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Slowly, her spirit waned, and when at last.'
Death came, she bow'd her meekly to the blast;
Still unrepining left this drear abode,
Nor feebly murmur'd at the will of God.

My boyhood's dream is over-Life hath fled,
With more of smiles than sorrow, o'er my head ;
And now, as standing in this silent gloom,
Friend of my childhood, I behold thy tomb,
In swift succession o'er my Memory fly
The dreamlike shadows of the days gone by.
Few were those days, but happy—all things smiled
On me, a sinless and unthinking child :
On every side the prospect glitter'd fair,
Light were my sorrows and I knew not care :
And friendly faces all around me shone,
And every voice breathed Friendship's sweetest tone;
Nor knew I then a kinder friend than her,
Whom now I honour in her sepulchre.

When the glad Sabbath bade the rustics meet,
And lightsome footsteps throng'd the swarming street,
How oft with looks of pride, in Sunday dress,
I sprung to meet her welcome and caress!
How oft, with beating heart and anxious eye,
Waited my smiling Parent's dread reply,
When she repeated the well-known request
“That I that evening might remain her guest,"
And led me to the hospitable door
Of thạt fair mansion I shall view no more.

Within that Hall glad faces used to shine, And young eyes gleam'd, and pulses throbbed with mine; And childhood's sports our footsteps drew around Yon smiling garden's fair and ample bound.

And when, at evening, in that Hall we met,
With cheeks all sunshine, souls without regret,
“ Laugh'd the heart's laugh,” nor knew th' approach of care,
(Still, still I feel those hours—how sweet they were!)
She, the fond mother, bless’d each happy child,
Beheld our pleasures-shared our joys, and smiled.
Time hath rollid on—now pass yon gloomy gate,
And view that mansion--lone and desolate;
No hum of happy voices meets the ear,
No joyous groupes Affection's bosom cheer :
Silent and sad the vacant chambers sleep,
And sorrowing menials scarce forbear to weep.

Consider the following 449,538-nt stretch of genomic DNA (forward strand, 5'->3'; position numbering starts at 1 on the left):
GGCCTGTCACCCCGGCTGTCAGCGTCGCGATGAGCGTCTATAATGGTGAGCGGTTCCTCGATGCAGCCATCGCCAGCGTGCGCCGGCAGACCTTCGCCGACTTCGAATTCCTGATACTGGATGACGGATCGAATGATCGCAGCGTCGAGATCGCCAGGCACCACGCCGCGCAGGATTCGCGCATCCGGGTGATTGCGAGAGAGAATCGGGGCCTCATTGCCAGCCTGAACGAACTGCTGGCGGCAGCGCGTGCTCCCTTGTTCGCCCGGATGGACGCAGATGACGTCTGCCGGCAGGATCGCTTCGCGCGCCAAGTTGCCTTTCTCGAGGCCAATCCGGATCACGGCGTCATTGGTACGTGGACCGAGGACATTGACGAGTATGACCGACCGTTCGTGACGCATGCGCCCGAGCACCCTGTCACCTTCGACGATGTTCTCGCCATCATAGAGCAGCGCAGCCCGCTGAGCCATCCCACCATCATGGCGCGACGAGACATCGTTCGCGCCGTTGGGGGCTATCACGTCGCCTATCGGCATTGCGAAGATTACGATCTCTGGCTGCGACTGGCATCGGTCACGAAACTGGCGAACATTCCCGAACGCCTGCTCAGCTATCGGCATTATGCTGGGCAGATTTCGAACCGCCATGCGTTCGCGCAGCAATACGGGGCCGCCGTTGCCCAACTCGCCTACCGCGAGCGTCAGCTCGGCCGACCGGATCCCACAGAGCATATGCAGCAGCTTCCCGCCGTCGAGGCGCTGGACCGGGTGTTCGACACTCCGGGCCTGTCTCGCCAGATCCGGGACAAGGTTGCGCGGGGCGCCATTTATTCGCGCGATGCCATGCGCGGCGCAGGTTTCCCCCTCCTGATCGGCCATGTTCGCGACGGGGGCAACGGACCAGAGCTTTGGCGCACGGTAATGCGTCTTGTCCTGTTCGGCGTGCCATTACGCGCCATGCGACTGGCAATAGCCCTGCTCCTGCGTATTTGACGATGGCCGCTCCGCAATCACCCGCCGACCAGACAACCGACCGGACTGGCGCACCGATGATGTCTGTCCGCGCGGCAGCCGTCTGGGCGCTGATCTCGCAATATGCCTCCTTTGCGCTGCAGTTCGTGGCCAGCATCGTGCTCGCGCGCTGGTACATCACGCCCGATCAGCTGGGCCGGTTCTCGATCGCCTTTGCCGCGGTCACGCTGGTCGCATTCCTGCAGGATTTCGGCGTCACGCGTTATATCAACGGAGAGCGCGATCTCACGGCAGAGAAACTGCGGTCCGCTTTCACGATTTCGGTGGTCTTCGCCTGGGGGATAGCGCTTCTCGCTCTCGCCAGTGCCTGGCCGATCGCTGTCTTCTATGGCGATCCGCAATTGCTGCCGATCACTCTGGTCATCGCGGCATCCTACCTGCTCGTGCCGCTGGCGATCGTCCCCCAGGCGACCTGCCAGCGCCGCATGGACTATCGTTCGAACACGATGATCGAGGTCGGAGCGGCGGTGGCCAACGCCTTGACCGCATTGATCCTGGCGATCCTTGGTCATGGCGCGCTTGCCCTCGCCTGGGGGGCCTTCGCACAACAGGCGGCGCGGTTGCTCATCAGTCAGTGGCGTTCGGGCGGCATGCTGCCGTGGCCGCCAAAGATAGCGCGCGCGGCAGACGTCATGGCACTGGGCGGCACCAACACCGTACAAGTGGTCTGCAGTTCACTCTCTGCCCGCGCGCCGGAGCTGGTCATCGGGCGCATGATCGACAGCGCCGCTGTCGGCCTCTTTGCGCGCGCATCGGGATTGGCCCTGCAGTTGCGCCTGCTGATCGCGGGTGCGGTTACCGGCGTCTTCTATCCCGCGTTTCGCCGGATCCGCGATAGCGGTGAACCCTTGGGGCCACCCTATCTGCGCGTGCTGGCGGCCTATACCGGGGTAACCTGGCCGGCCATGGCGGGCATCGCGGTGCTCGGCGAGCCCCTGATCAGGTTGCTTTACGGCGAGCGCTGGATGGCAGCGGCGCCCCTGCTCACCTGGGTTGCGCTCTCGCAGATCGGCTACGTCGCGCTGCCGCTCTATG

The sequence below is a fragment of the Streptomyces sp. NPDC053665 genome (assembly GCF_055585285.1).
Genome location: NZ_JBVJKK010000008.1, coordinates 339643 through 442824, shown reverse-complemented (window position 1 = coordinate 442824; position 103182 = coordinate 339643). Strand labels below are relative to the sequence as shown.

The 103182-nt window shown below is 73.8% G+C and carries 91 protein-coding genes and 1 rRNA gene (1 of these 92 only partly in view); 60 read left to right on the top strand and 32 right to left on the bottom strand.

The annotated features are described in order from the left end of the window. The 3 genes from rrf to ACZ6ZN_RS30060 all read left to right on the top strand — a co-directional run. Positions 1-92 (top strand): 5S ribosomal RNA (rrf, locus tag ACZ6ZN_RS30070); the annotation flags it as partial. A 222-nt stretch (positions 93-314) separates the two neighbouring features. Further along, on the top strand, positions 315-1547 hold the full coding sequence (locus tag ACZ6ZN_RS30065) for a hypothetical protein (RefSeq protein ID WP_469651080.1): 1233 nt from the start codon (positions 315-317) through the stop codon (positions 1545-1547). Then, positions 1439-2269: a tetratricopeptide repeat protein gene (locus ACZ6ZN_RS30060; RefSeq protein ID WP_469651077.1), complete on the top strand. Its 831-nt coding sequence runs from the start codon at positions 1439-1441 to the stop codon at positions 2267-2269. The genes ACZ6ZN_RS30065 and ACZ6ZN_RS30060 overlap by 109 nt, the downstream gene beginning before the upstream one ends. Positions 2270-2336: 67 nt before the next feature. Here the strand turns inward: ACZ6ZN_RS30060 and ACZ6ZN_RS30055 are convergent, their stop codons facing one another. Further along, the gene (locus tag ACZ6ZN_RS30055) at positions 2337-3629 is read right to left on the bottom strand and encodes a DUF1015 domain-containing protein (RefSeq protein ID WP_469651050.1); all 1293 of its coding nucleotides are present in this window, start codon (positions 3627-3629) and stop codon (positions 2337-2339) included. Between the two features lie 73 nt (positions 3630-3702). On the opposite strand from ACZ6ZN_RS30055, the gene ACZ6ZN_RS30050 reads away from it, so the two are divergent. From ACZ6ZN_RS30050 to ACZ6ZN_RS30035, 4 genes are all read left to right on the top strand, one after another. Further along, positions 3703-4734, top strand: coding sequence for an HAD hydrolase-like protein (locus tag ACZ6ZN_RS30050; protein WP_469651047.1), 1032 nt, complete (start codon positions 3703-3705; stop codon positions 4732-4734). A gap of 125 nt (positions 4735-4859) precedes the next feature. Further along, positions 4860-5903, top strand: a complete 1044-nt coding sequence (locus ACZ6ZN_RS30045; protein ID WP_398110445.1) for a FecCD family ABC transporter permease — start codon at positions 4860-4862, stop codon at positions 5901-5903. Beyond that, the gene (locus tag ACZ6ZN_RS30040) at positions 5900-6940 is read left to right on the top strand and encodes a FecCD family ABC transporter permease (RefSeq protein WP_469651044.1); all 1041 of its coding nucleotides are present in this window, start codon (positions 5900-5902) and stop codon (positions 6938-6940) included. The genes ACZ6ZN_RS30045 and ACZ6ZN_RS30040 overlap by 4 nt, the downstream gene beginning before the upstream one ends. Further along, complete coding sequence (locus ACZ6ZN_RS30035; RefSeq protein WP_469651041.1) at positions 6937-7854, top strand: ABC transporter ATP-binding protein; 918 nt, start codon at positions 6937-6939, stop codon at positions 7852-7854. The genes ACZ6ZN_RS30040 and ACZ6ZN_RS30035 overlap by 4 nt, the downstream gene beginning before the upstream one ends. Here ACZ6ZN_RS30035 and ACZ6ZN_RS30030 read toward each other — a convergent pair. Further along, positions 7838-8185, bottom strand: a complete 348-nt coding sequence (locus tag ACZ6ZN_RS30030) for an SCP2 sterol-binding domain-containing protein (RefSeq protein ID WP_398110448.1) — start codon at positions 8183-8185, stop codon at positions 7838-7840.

There but remains the Memory of her
A moonbeam glimmering on the sepulchre.

Spirit, who far above yon silent sky
Sleep’st in the bosom of Eternity,
Till the last trumpet's startling voice shall shake
This trembling globe, and bid the dead awake;
If aught can break thy tranquil dream of bliss,
If thou can'st hover near a world like this,
Let thy celestial form at night descend,
And o'er the slumbers of thy children bend :
Soothe all their sorrows, steep each troubled breast
In the pure essence of thy heavenly rest;
And lead their gentle Spirits up the sky
To the bright home of Immortality.

K. S.
August, 1819.

PETITION OF JEREMY GUBBINS. To his Most Gracious Majesty the King of Clubs. The Humble Petition of Jeremy Gubbins, Grocer, dealer in

tea, tobacco, and snuff, No.30, Bishopsgate-street Within ; who, having diligently perused the account of the proceedings in his Majesty's most excellent Club, humbly entreats that he will take his piteous case into consideration.

Please your Majesty, I hope your Majesty will excuse my neglect of the forms requisite to addressing so great a personage, on the score of my utter ignorance, having never been acquainted with the etiquette of Courts. Wherefore, trusting to your Majesty's sweetness of temper, I will proceed to state my case:

My father (peace be to his soul !) was a worthy and respectable Grocer, No. 30, Bishopsgate-street Within. He, poor man ! cared little of the luxuries of life, while he had his slice of bread and butter and cup of tea in the morning, and his pot of beer and pipe in the evening.